At the very back of the southeast corner of Magnolia Cemetery stands a small headstone shaped almost like a Japanese or Chinese temple. Indeed, the characters adorning the front of the stone support the view that it is oriental. Unfortunately, Asian alphabets are not my forte so I will have to leave it to the experts to figure out the translation of this interesting piece of our SETX history.
The stone is from the turn of the 20th century, give or take a decade. Regrettably, there are no records for this stone since it is so old. However, looking back at SETX history we did have a few wealthy Japanese farmers who lived and tended their rice fields around this period, but at the time of writing, I only know of one buried at Magnolia Cemetery: the infant son of Yoshio Mayumi.
One evening in early December Mayumi rode horseback up to the Bailey Wingate home. For days it had been raining a cold drizzle, and the roads were under water. Apologizing for what he said was an intrusion, Mayumi explained that his first child, a son. Had been born, but after only one day of life, the baby was dead. Mayumi needed help.*
As the story goes, Mr. Wingate’s widowed mother aided Mayumi’s young bride and helped prepare the baby for burial. Two days later, on December 13, 1917, the baby was buried in Magnolia Cemetery. Why the baby was buried in Magnolia Cemetery and not in a cemetery closer to the Mayumi farm in Fannett is not clear.
On reading the story of the Mayumi family, I was convinced that this old headstone at Magnolia Cemetery was that of the infant Mayumi, but Jimmy Sparks, Magnolia Cemetery, pointed out where the actual headstone of the child is.
With the child’s true whereabouts now known, Mr. Sparks brought another interesting story to my attention.
In a lone paragraph in a San Francisco newspaper dated December 30, 1902, there is an alluring bit of information that could possibly account for the origin of the stone.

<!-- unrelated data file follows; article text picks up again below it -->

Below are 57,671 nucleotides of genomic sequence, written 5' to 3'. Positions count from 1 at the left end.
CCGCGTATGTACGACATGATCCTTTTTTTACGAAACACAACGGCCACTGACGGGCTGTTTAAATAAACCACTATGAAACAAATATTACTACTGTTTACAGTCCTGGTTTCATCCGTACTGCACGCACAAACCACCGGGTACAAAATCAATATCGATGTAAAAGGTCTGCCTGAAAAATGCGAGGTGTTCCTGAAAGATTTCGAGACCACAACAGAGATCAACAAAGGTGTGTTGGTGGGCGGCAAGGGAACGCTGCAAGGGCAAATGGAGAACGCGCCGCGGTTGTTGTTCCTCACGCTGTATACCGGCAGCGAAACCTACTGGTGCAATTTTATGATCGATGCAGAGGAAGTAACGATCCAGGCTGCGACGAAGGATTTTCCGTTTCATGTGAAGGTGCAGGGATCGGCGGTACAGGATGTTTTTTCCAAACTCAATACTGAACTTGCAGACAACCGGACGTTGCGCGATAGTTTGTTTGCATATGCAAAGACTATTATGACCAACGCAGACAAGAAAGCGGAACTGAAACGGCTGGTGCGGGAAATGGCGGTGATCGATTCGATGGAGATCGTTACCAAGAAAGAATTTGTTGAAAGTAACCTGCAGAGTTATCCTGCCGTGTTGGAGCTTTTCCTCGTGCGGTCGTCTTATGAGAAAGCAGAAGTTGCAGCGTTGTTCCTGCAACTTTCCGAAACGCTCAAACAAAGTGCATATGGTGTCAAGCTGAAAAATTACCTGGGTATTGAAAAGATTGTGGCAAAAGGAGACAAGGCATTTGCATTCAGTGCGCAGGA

BEAUMONT, Texas, Dec. 29.— Fatma Sing Hpoo, reputedly the smallest person in the world, died very suddenly here this afternoon. She and her brother, Smaun Sins Hpoo, were on exhibition, and after the afternoon performance Fatma became ill and died at the Crosby House before the doctor could reach her. She was 22 years old, weighed 15 pounds and stood 28 inches high. **
I have come across a few photos of Fatma and her brother Smaun, but there is little, if any, other information about the life and times of the Hpoos. I did find an ad in the Beaumont Enterprise from the day before Fatma’s death, as well as an article in the Beaumont Journal dated January 3, 1903, stating that this would be the last day to see Smaun perform. That short article speaks of a reality that is more mysterious than an unidentified headstone.
Sadly, the show must go on. We may never find out who is buried under that headstone near the tree line in Magnolia Cemetery, but now that we know of it, there is a small chance that its owner’s identity might one day be revealed. Nevertheless, we will continue to search for further Tales from SETX’s Hallowed Grounds.
Sources: * – Southeast Texas Rice Beckoned Japanese by Gwendolyn Wingate Beaumont Enterprise
** – San Francisco Call newspaper
Jimmy Sparks Magnolia Cemetery, Beaumont Enterprise, and Beaumont Journal